Wlliam Gilmore Simms
The Simms Review (Vol 1: No 1) >> Simms on Melville in the Southern Quarterly Review >> Page 38

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Reviews/Essays | 1849-10 - 1852-10
Transcription and dreary, or ridiculous. Mr. Melville's Quakers are the wretchedest
dolts and drivellers, and his Mad Captain, who pursues his personal
revenges against the fish who has taken off his leg, at the expense of
ship, crew and owners, is a monstrous bore, whom Mr. Melville has
no way helped, by enveloping limn iii a sort of mystery. his ravings,
and the ravings of some of the tributary characters, and the ravings
of Mr. Melville himself, meant for eloquent declamation, are such as
would justify a writ de lunatico against all the parties.
SQR, 21 (Jan. 1852), 262.

Melville's Pierre, or the Ambiguities. (Harpers.) That "Ty-
pee,""Omoo," and other clever books, should be followed by such
a farrago as this of "Pierre" was not surely to be predicted or antici-
pated. But, verily, there is no knowing when madness will break out,
or in whom. That Herman Melville has gone "clean daft," is very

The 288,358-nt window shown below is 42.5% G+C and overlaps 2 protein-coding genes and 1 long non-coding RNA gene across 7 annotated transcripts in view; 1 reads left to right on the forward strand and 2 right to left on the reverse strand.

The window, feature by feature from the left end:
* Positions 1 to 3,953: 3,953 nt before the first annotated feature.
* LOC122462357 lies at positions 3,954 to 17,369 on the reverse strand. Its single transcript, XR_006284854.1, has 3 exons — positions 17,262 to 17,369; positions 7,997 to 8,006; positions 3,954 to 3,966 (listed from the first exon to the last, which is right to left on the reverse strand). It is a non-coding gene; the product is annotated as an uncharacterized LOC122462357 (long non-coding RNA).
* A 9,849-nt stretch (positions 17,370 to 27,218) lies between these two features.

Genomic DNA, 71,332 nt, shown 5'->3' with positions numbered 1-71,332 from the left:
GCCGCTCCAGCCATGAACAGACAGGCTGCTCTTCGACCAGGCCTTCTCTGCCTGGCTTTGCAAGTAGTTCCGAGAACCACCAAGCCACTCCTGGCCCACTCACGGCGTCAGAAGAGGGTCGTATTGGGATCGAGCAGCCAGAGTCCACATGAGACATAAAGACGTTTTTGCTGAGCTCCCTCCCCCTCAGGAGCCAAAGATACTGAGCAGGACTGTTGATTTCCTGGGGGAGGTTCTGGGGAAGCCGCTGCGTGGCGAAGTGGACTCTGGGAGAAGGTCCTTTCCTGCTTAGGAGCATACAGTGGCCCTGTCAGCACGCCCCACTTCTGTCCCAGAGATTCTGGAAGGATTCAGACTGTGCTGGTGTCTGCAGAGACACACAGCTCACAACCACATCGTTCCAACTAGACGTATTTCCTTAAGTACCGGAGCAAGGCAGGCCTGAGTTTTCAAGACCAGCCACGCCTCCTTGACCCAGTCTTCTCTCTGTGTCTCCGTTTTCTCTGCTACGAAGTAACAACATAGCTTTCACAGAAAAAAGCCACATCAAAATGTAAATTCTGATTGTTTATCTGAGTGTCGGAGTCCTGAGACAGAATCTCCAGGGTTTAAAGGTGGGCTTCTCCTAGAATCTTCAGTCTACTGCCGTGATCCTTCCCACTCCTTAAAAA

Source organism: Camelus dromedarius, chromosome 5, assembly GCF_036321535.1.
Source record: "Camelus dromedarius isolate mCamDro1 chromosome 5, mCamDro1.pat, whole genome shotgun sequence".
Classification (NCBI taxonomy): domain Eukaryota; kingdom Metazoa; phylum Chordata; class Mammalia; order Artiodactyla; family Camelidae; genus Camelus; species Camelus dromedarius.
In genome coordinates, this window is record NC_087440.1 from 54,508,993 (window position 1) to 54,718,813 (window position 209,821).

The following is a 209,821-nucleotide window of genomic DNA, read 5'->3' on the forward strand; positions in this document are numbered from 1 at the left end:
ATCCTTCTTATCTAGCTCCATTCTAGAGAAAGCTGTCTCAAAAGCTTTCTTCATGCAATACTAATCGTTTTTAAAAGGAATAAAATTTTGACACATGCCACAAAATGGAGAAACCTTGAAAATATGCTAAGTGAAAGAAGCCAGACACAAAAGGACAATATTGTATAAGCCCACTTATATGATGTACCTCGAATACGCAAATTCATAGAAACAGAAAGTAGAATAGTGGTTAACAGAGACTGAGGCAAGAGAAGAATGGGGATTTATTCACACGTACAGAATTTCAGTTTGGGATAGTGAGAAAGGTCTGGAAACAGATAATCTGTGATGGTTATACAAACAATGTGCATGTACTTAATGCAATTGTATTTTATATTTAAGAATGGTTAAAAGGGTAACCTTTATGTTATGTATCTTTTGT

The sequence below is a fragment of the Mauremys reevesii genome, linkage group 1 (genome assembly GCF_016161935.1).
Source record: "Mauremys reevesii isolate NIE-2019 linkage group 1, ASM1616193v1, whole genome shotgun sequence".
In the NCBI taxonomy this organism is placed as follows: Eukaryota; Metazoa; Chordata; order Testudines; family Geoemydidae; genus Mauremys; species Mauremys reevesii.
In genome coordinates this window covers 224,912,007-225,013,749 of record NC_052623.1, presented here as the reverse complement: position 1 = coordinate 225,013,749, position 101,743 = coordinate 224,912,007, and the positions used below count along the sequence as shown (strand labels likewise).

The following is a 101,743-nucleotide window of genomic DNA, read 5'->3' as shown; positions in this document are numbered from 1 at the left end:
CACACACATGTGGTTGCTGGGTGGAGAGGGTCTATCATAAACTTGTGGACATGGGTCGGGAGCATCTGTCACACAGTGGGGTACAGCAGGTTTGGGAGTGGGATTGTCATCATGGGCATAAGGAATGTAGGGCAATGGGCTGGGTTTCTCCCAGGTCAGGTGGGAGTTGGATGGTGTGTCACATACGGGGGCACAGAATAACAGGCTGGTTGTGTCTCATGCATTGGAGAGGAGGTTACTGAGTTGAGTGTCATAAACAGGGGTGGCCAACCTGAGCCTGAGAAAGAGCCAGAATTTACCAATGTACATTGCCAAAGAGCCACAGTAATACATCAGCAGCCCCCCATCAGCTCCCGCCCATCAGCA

much to be feared ; certainly, he has given us a very mad book, my
masters. His dramatis persona are all mad as March hares, every
mother's son of them, and every father's daughter of them ; and that
too, without needing that we should take any pains to prove their
legitimacy. The sooner this author is put in ward the better. If
trusted with himself, at all events give him no further trust in pen
and it k, till the present fit has worn off. He will grievously hurt
himself elseā€”or his very amiable publishers.
SSR, 21 (Oct. 1852), 532.

Stories should never be written with reference to a specific moral. Written with due heed to general truth, as they were designed to be, they carry with them a
thousand wholesome morals, which are superior to maxims.
--Simms Mercury (6 Feb. 1856)